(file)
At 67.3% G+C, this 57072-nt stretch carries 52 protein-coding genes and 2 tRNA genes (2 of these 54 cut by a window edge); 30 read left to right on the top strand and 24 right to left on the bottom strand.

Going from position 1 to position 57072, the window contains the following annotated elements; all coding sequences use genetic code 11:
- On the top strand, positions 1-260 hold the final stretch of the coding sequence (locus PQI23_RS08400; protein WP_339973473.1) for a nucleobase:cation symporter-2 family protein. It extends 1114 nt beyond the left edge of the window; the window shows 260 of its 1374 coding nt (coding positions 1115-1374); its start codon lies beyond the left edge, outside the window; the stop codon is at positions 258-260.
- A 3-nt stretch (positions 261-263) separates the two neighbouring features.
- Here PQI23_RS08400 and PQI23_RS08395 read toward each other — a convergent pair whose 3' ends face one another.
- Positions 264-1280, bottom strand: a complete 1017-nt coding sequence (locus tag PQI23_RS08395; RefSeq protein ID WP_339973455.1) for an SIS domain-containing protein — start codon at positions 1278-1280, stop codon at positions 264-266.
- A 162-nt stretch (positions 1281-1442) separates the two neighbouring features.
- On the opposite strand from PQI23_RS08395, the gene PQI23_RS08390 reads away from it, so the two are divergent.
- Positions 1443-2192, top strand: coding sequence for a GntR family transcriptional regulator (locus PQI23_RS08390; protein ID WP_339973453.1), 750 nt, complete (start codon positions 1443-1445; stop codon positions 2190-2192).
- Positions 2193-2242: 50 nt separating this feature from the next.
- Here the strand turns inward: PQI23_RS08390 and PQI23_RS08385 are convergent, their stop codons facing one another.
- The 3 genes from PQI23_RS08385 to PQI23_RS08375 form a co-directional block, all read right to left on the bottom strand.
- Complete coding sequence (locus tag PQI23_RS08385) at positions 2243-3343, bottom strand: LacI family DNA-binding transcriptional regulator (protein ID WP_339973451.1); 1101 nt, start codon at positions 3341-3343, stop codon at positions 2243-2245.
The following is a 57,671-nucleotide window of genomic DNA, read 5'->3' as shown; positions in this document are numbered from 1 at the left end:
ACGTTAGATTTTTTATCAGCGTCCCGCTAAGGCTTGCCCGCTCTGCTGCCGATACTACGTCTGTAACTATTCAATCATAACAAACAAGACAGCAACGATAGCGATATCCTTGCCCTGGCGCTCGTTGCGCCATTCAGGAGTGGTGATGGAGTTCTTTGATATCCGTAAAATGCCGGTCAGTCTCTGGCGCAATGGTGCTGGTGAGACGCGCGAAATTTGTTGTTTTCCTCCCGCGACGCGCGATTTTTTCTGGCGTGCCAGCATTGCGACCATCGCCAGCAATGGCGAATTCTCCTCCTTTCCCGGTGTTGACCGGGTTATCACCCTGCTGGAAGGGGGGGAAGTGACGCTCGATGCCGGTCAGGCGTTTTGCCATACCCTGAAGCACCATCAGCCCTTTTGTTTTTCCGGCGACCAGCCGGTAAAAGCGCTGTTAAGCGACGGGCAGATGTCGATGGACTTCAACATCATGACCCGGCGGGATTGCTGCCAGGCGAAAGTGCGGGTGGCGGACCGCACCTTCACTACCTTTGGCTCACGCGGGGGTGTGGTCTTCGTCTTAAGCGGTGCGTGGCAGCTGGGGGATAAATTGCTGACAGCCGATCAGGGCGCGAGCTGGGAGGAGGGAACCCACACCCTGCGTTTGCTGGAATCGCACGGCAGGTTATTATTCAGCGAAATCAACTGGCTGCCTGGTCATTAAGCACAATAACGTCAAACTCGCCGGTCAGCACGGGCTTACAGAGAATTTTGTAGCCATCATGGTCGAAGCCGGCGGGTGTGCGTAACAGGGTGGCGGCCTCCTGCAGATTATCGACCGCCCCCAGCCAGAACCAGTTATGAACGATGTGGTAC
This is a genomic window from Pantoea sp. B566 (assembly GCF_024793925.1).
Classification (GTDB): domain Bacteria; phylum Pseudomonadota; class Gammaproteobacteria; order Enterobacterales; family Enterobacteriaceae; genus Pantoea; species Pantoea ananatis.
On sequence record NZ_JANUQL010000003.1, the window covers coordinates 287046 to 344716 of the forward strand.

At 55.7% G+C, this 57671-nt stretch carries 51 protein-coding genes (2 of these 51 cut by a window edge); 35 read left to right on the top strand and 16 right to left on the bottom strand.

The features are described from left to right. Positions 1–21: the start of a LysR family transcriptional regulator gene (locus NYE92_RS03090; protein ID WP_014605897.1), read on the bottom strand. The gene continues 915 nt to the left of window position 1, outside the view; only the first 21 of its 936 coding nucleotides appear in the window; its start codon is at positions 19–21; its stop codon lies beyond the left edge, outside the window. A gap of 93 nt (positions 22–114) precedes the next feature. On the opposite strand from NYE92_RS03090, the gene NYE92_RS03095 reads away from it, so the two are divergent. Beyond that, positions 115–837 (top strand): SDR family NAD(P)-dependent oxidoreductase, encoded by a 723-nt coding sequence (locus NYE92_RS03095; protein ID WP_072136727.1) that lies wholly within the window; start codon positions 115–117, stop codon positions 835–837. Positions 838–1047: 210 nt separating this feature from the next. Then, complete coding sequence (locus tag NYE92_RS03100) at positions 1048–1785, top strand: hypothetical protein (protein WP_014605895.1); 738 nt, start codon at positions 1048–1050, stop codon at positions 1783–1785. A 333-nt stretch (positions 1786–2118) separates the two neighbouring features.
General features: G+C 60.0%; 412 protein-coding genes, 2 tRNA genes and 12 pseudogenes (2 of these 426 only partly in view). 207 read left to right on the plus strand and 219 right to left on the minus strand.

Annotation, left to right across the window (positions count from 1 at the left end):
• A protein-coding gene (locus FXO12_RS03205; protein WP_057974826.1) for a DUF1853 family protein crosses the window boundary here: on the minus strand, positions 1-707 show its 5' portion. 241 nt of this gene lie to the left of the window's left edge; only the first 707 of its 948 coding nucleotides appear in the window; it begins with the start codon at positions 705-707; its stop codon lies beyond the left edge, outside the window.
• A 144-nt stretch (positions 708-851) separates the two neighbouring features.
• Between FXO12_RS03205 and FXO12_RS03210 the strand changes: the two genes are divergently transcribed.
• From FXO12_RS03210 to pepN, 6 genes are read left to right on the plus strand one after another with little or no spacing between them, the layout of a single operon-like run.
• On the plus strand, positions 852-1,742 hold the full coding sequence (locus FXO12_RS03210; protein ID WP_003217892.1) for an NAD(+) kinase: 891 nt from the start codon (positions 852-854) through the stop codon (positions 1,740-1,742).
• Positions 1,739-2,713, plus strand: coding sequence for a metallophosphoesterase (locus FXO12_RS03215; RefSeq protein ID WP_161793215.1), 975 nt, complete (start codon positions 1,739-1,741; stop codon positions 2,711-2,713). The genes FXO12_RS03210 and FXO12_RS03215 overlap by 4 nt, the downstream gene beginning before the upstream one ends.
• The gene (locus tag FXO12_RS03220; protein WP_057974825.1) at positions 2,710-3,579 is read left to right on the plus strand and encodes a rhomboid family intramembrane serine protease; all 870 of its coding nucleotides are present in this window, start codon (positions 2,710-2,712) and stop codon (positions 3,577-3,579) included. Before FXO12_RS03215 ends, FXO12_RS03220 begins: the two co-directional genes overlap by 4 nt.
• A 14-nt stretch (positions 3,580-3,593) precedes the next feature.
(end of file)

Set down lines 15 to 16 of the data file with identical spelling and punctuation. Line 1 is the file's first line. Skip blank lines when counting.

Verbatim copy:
ACGTTAGATTTTTTATCAGCGTCCCGCTAAGGCTTGCCCGCTCTGCTGCCGATACTACGTCTGTAACTATTCAATCATAACAAACAAGACAGCAACGATAGCGATATCCTTGCCCTGGCGCTCGTTGCGCCATTCAGGAGTGGTGATGGAGTTCTTTGATATCCGTAAAATGCCGGTCAGTCTCTGGCGCAATGGTGCTGGTGAGACGCGCGAAATTTGTTGTTTTCCTCCCGCGACGCGCGATTTTTTCTGGCGTGCCAGCATTGCGACCATCGCCAGCAATGGCGAATTCTCCTCCTTTCCCGGTGTTGACCGGGTTATCACCCTGCTGGAAGGGGGGGAAGTGACGCTCGATGCCGGTCAGGCGTTTTGCCATACCCTGAAGCACCATCAGCCCTTTTGTTTTTCCGGCGACCAGCCGGTAAAAGCGCTGTTAAGCGACGGGCAGATGTCGATGGACTTCAACATCATGACCCGGCGGGATTGCTGCCAGGCGAAAGTGCGGGTGGCGGACCGCACCTTCACTACCTTTGGCTCACGCGGGGGTGTGGTCTTCGTCTTAAGCGGTGCGTGGCAGCTGGGGGATAAATTGCTGACAGCCGATCAGGGCGCGAGCTGGGAGGAGGGAACCCACACCCTGCGTTTGCTGGAATCGCACGGCAGGTTATTATTCAGCGAAATCAACTGGCTGCCTGGTCATTAAGCACAATAACGTCAAACTCGCCGGTCAGCACGGGCTTACAGAGAATTTTGTAGCCATCATGGTCGAAGCCGGCGGGTGTGCGTAACAGGGTGGCGGCCTCCTGCAGATTATCGACCGCCCCCAGCCAGAACCAGTTATGAACGATGTGGTAC
This is a genomic window from Pantoea sp. B566 (assembly GCF_024793925.1).